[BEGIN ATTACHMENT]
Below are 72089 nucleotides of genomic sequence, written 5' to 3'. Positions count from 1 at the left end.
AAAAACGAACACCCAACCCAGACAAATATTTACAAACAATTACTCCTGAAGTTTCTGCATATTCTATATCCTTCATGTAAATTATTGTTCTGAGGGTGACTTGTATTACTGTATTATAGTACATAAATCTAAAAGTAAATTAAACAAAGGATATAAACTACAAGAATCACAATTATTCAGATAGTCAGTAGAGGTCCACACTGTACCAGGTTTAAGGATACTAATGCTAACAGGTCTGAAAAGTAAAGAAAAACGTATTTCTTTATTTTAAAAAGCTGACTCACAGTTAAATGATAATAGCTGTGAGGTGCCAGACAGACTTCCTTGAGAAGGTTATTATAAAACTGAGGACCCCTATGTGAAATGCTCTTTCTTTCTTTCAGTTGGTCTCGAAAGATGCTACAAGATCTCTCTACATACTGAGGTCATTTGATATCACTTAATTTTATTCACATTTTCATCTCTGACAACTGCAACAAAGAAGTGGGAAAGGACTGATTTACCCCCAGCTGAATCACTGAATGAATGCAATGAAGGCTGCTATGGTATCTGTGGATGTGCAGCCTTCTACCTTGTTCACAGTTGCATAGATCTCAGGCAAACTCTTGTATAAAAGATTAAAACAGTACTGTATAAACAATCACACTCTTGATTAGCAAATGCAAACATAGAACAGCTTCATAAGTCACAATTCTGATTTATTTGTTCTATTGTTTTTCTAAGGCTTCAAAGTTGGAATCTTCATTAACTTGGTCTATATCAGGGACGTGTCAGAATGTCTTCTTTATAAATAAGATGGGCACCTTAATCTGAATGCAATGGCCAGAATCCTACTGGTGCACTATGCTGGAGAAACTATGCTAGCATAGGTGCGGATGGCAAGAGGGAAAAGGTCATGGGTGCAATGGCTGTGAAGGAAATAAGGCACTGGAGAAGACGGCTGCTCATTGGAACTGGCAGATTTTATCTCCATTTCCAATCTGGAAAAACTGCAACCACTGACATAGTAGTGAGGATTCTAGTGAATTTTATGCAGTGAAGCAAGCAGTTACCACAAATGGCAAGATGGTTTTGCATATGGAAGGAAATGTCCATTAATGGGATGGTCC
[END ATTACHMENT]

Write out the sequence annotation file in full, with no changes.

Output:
Below are 72089 nucleotides of genomic sequence, written 5' to 3'. Positions count from 1 at the left end.
AAAAACGAACACCCAACCCAGACAAATATTTACAAACAATTACTCCTGAAGTTTCTGCATATTCTATATCCTTCATGTAAATTATTGTTCTGAGGGTGACTTGTATTACTGTATTATAGTACATAAATCTAAAAGTAAATTAAACAAAGGATATAAACTACAAGAATCACAATTATTCAGATAGTCAGTAGAGGTCCACACTGTACCAGGTTTAAGGATACTAATGCTAACAGGTCTGAAAAGTAAAGAAAAACGTATTTCTTTATTTTAAAAAGCTGACTCACAGTTAAATGATAATAGCTGTGAGGTGCCAGACAGACTTCCTTGAGAAGGTTATTATAAAACTGAGGACCCCTATGTGAAATGCTCTTTCTTTCTTTCAGTTGGTCTCGAAAGATGCTACAAGATCTCTCTACATACTGAGGTCATTTGATATCACTTAATTTTATTCACATTTTCATCTCTGACAACTGCAACAAAGAAGTGGGAAAGGACTGATTTACCCCCAGCTGAATCACTGAATGAATGCAATGAAGGCTGCTATGGTATCTGTGGATGTGCAGCCTTCTACCTTGTTCACAGTTGCATAGATCTCAGGCAAACTCTTGTATAAAAGATTAAAACAGTACTGTATAAACAATCACACTCTTGATTAGCAAATGCAAACATAGAACAGCTTCATAAGTCACAATTCTGATTTATTTGTTCTATTGTTTTTCTAAGGCTTCAAAGTTGGAATCTTCATTAACTTGGTCTATATCAGGGACGTGTCAGAATGTCTTCTTTATAAATAAGATGGGCACCTTAATCTGAATGCAATGGCCAGAATCCTACTGGTGCACTATGCTGGAGAAACTATGCTAGCATAGGTGCGGATGGCAAGAGGGAAAAGGTCATGGGTGCAATGGCTGTGAAGGAAATAAGGCACTGGAGAAGACGGCTGCTCATTGGAACTGGCAGATTTTATCTCCATTTCCAATCTGGAAAAACTGCAACCACTGACATAGTAGTGAGGATTCTAGTGAATTTTATGCAGTGAAGCAAGCAGTTACCACAAATGGCAAGATGGTTTTGCATATGGAAGGAAATGTCCATTAATGGGATGGTCC